supply for future use. Hill lands and poor lands were frequently 
cleared when they should have been kept in trees and given the 
necessary care to insure a perpetual supply of timber products 
whether for fuel, railroad tics, posts, or lumber for building 
purposes. In many cases land of fair agricultural value may 



NATIVE VEGETATION 101 

be more profitable to the farmer if preserved as forest than to 
be cleared and used for farm crops. The annual income from 
a well-cared-for \yood lot may equal or exceed that from the 
same acreage of farm land. The pioneer or first settler did not 
carry the destruction of forests farther than his agricultural 
needs required, as this could not be done, as a rule, during his 
lifetime. His successors continued the clearing of land so that 
the timber has been removed from many areas where a well- 
managed wood lot would have been profitable as a source of 
timber products for local use. 

Native trees of Illinois. — A careful study of the forests of 
Illinois was made in 1910 and published by the State Laboratory 
of Natural History. The following extracts and the complete 
list of trees native to Illinois are from this bulletin:^ 

While Illinois is emphatically a prairie state, it has never been so nearly 
treeless as the states beyond the Missouri. Large districts of southern 
Illinois were originally densely wooded, and forest belts from three to thirty 
miles wide extended along the banks, and filled the areas between the forks 
of rivers. 

This study shows that the present forest area of Illinois is about two 
million acres or 5j per cent of the total land area. 

The distribution of species is governed chietly by climate and physiog- 
raphy. The southeast portion of Illinois, along the Ohio and Wabash 
rivers, is the richest in number of species, and in this respect is not surpassed, 
or perhaps not even equaled by any other region of the United States. 
There are about one hundred different species of trees found in this part of 
the state. The valleys of the other large rivers, such as the Mississippi, 
Kaskaskia, Illinois, and Rock, also contain a great variety of species.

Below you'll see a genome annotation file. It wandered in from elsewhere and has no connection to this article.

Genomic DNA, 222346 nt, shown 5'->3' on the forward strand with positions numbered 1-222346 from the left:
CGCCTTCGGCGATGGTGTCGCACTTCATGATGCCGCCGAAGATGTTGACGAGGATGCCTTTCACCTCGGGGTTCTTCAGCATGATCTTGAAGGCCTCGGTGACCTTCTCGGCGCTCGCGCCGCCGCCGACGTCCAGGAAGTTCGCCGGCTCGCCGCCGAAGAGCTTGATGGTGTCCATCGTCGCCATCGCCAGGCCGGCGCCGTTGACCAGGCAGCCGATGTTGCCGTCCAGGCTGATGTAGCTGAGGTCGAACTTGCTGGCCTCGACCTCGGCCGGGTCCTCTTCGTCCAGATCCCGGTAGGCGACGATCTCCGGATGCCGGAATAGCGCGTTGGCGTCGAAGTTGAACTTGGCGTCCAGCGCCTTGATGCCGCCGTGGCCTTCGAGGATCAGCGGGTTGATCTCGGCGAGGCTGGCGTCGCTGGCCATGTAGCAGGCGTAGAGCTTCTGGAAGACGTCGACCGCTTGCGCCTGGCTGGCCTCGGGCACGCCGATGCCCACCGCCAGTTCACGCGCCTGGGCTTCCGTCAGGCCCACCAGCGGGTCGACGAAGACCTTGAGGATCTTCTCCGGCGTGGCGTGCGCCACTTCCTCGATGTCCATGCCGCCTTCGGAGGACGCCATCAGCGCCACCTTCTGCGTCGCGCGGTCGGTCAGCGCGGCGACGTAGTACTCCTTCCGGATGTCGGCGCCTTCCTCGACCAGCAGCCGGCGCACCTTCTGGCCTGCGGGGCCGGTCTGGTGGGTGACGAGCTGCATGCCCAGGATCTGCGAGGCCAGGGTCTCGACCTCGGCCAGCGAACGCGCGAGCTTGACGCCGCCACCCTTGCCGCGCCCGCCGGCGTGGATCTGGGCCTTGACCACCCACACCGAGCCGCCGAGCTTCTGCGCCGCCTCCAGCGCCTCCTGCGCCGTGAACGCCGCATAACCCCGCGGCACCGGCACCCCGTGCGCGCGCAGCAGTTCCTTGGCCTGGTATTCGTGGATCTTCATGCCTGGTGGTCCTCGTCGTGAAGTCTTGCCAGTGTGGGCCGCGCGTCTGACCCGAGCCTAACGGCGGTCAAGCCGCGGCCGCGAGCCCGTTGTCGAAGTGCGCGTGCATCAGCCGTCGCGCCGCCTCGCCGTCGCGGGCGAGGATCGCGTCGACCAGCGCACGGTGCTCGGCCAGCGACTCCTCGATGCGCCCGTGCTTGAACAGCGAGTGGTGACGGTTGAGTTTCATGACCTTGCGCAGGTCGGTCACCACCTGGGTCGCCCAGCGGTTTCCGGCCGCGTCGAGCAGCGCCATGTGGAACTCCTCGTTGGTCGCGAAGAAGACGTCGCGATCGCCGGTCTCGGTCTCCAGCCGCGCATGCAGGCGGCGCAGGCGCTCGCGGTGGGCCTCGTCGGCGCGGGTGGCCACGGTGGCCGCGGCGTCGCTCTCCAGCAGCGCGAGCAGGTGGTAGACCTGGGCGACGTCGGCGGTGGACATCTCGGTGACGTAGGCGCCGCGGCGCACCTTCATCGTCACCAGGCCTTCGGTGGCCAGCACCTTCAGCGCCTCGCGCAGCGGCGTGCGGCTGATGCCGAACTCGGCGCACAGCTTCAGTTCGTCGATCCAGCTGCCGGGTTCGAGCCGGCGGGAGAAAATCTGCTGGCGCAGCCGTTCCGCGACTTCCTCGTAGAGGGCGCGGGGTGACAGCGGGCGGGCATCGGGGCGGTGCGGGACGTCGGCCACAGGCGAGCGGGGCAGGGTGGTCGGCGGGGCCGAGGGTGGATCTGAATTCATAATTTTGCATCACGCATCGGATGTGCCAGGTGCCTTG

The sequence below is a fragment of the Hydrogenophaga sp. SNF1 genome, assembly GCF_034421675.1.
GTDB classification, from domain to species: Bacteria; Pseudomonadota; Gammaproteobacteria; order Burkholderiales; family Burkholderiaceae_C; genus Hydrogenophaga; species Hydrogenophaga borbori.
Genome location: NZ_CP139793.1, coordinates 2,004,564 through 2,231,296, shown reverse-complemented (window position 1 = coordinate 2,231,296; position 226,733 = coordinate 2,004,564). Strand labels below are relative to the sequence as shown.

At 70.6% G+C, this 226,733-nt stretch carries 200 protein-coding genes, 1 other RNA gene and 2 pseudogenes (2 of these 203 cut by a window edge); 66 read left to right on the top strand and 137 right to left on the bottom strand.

Toward the north, the number of species grows less, although there are 
some belonging to a more northern flora, which do not occur at all in the 
south. Alany southern lowland trees reach the limits of their normal range 
along stream valleys, as such situations afford shelter and favorable sites on 
which to grow. On the other hand, others, such as bur oak, which in the 
south ordinarily grows on wet situations, extend northward on higher, 
better-drained sites. 

The Illinois forests are composed almost entirely of hardwoods, while 
conifers are few in number and generally restricted in occurrence. 

The only evergreens that grow throughout the state are the two sparsely 
distributed species of juniper one of which, the dwarf juniper, is seldom 
more than a shrub. The only commercially important native conifer is 
the bald cypress, which is found in the bottoms of the Cache and Ohio 
rivers in fairly large quantities. In the south there is also the shortleaf 
pine, which is confined to small stands along the bluffs of the Mississippi, 
from opposite Wolf Lake, in Union County, to tne southern borders of Jack- 
son County. In the north, white and jack pine are occasional, the latter 
along the Wisconsin boundary, and the former extending as far south as 

1 R. C. Hal! and O. D. Ingall, Forest Conditions oj Illinois. 



102 



THE GEOGRAPHY OF ILLINOIS 



Ogle County in the valley uf Rock River. Tamarack and arbor-vitae grow 
near the northern boundary, on low ground. 

Among the hardwoods, the oaks and hickories lead in number of species, 
in number of trees, and in amount of wood. There are nineteen species 
of oaks and nine of hickories. Among the other important genera that are 
well represented are the ash, with five species widely distributed. All the 
important maples are included in the five species, most of which are widely 
distributed, and on the lowlands often form a large part of the forest. 
Practically all the important species of elm are found in large quantities, 
the white and red occurring throughout the state, while the winged elm is 
restricted to the south and the cork elm to the north. Among the true 




ROCKS AT GLEN FERN, JOHNSON COUNTY 

Vigorous plant growth may occur where soil conditions seem unfavorable. 
(Copyright by Robert Ridgway.) 



poplars, the common cottonwood is very widespread while the trembling 
and largetooth aspens are northern species, and the swamp cottonwood is 
confined to the extreme southern bottoms. 

The black walnut was originally both widespread and fairly abundant 
but only the smaller sizes are left, and it is very scattered because of the great 
demand for it in the timber markets. Butternut is also found throughout 
the state, sparsely scattered throughout the forests. Hornbeam and blue 
beech are very widely distributed. Beech is found chiefly in the cool valleys 
of the Ozark Hills, but extends north to some extent up the streams, espe- 
cially of the Wabash River system. Mulberry is very scattered, with few 
large specimens, partly because it is eagerly sought after for fence posts. 
Tulip-poplar is widely distributed in the southern half of the state. Sassa- 
fras grows everywhere, often in old fields, and very seldom as a large tree.